Rohingya survivors tell of misery and death at sea; hundreds still adrift


COX S BAZAR (dna) – Rohingya refugee Shahab Uddin thought the wooden trawler he boarded in February would be his ticket out of a camp in Bangladesh to a better life in Malaysia.

Instead, the voyage nearly killed him. The 20-year-old was among almost 400 survivors pulled from the water, starving, emaciated and traumatized after the boat failed to reach Malaysia and spent weeks adrift before returning to Bangladesh in mid-April.

Hundreds more refugees are stranded on at least two other trawlers, rights groups say, as Southeast Asian governments tighten borders to keep out the new coronavirus, threatening a repeat of a 2015 boat crisis when hundreds of people died.

The United Nations has implored authorities to let the boats land, but anti-refugee sentiment is surging in Malaysia and governments say borders are sealed to keep out the coronavirus.

In interviews with Reuters, seven survivors from the rescued boat recalled two harrowing months.

Estimates of the number of people who died on the boat ranged from several dozen to more than 100 – nobody kept count – but their accounts were consistent.

The survivors described hundreds of men, women, and children crammed on the boat, unable to move, squatting in rain and scorching sun until, as food and water ran out, they began to die of starvation, thirst, and beatings, their bodies tossed overboard. Some wept as they spoke.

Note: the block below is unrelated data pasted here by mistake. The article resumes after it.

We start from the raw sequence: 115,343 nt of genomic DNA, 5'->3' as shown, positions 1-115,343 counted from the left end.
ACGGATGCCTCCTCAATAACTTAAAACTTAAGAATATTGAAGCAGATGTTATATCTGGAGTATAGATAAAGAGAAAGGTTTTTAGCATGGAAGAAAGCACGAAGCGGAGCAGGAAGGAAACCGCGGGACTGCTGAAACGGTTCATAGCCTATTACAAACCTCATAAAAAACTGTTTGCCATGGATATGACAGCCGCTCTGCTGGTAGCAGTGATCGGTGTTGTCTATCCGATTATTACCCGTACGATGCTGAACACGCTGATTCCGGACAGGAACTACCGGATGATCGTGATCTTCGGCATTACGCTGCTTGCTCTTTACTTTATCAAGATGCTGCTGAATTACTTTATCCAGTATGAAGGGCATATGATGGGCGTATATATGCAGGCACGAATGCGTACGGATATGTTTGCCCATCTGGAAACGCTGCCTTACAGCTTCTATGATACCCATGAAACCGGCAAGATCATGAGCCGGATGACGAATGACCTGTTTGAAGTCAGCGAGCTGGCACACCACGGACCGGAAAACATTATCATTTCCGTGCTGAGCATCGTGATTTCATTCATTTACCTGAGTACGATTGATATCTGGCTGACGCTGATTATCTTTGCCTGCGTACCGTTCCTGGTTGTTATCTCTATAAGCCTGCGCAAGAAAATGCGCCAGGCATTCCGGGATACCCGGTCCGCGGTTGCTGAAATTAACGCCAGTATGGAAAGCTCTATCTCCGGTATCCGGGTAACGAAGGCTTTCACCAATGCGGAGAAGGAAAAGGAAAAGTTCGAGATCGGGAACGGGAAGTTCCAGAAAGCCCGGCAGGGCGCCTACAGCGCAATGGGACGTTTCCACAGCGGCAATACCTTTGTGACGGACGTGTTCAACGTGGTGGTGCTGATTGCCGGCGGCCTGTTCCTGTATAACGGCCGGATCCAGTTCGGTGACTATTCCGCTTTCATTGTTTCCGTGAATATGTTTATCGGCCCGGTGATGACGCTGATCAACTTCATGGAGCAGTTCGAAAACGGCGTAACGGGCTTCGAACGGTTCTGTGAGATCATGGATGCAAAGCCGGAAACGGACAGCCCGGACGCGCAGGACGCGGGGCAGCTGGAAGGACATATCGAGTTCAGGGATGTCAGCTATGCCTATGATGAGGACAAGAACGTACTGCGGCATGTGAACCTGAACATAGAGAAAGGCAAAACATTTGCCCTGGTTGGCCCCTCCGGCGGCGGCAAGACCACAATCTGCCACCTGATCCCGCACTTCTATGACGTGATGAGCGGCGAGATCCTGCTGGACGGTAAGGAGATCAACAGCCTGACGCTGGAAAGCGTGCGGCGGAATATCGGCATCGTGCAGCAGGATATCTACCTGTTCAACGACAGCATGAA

“I thought I would not come back home alive,” said Uddin. “I missed my family, especially my parents.”

The group Fortify Rights said in a statement last week the operators of the boat “held their victims in conditions similar to slavery for the purposes of exploitation”.

Reuters was unable to identify or contact the crew for comment.

Amnesty International urged governments to protect stranded Rohingya and allow them to land. It estimated 800 more people were at sea. Several dozen people from one boat landed on the south coast of Bangladesh on Saturday.

Malaysia defends its policy of turning boats away. Authorities have acted lawfully to defend the country’s sovereignty and are ready to do so again, its minister for internal affairs said in a statement on Thursday.

More than a million Rohingya, members of a Muslim minority from Myanmar, live in camps in southern Bangladesh after fleeing from largely Buddhist Myanmar’s Rakhine State.

Most fled an army crackdown in 2017 that the United Nations says was carried out with genocidal intent. Myanmar denies genocide and says it was responding to insurgent attacks.